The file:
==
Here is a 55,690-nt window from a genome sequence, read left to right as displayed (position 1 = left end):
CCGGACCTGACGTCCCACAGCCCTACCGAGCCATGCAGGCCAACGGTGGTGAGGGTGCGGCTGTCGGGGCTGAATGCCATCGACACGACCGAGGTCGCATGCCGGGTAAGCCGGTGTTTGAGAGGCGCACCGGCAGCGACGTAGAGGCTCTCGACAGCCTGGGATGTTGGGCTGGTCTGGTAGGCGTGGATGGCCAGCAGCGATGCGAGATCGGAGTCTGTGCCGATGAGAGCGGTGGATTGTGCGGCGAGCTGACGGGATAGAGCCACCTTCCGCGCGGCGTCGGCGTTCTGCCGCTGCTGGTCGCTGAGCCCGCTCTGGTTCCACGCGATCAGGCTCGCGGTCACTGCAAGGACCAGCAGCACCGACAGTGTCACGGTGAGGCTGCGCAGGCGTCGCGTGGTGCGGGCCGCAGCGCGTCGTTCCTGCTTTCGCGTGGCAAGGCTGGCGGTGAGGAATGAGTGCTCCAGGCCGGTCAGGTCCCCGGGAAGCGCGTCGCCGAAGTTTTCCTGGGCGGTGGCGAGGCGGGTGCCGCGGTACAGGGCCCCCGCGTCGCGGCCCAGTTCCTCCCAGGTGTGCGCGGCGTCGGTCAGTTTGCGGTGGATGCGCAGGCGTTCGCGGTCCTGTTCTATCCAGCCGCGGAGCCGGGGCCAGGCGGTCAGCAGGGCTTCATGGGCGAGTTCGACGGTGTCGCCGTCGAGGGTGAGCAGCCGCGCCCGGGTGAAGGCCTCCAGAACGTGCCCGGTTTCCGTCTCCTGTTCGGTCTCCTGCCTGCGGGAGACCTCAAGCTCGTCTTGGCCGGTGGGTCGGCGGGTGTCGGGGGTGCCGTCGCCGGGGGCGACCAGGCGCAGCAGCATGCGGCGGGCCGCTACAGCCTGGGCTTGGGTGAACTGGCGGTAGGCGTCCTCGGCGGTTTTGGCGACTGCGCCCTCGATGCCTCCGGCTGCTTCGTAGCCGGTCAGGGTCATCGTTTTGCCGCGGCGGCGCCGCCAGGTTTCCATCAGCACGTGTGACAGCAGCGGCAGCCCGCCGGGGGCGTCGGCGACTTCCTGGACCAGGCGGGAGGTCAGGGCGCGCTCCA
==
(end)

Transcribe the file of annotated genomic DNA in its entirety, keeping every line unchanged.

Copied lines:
Here is a 55,690-nt window from a genome sequence, read left to right as displayed (position 1 = left end):
CCGGACCTGACGTCCCACAGCCCTACCGAGCCATGCAGGCCAACGGTGGTGAGGGTGCGGCTGTCGGGGCTGAATGCCATCGACACGACCGAGGTCGCATGCCGGGTAAGCCGGTGTTTGAGAGGCGCACCGGCAGCGACGTAGAGGCTCTCGACAGCCTGGGATGTTGGGCTGGTCTGGTAGGCGTGGATGGCCAGCAGCGATGCGAGATCGGAGTCTGTGCCGATGAGAGCGGTGGATTGTGCGGCGAGCTGACGGGATAGAGCCACCTTCCGCGCGGCGTCGGCGTTCTGCCGCTGCTGGTCGCTGAGCCCGCTCTGGTTCCACGCGATCAGGCTCGCGGTCACTGCAAGGACCAGCAGCACCGACAGTGTCACGGTGAGGCTGCGCAGGCGTCGCGTGGTGCGGGCCGCAGCGCGTCGTTCCTGCTTTCGCGTGGCAAGGCTGGCGGTGAGGAATGAGTGCTCCAGGCCGGTCAGGTCCCCGGGAAGCGCGTCGCCGAAGTTTTCCTGGGCGGTGGCGAGGCGGGTGCCGCGGTACAGGGCCCCCGCGTCGCGGCCCAGTTCCTCCCAGGTGTGCGCGGCGTCGGTCAGTTTGCGGTGGATGCGCAGGCGTTCGCGGTCCTGTTCTATCCAGCCGCGGAGCCGGGGCCAGGCGGTCAGCAGGGCTTCATGGGCGAGTTCGACGGTGTCGCCGTCGAGGGTGAGCAGCCGCGCCCGGGTGAAGGCCTCCAGAACGTGCCCGGTTTCCGTCTCCTGTTCGGTCTCCTGCCTGCGGGAGACCTCAAGCTCGTCTTGGCCGGTGGGTCGGCGGGTGTCGGGGGTGCCGTCGCCGGGGGCGACCAGGCGCAGCAGCATGCGGCGGGCCGCTACAGCCTGGGCTTGGGTGAACTGGCGGTAGGCGTCCTCGGCGGTTTTGGCGACTGCGCCCTCGATGCCTCCGGCTGCTTCGTAGCCGGTCAGGGTCATCGTTTTGCCGCGGCGGCGCCGCCAGGTTTCCATCAGCACGTGTGACAGCAGCGGCAGCCCGCCGGGGGCGTCGGCGACTTCCTGGACCAGGCGGGAGGTCAGGGCGCGCTCCA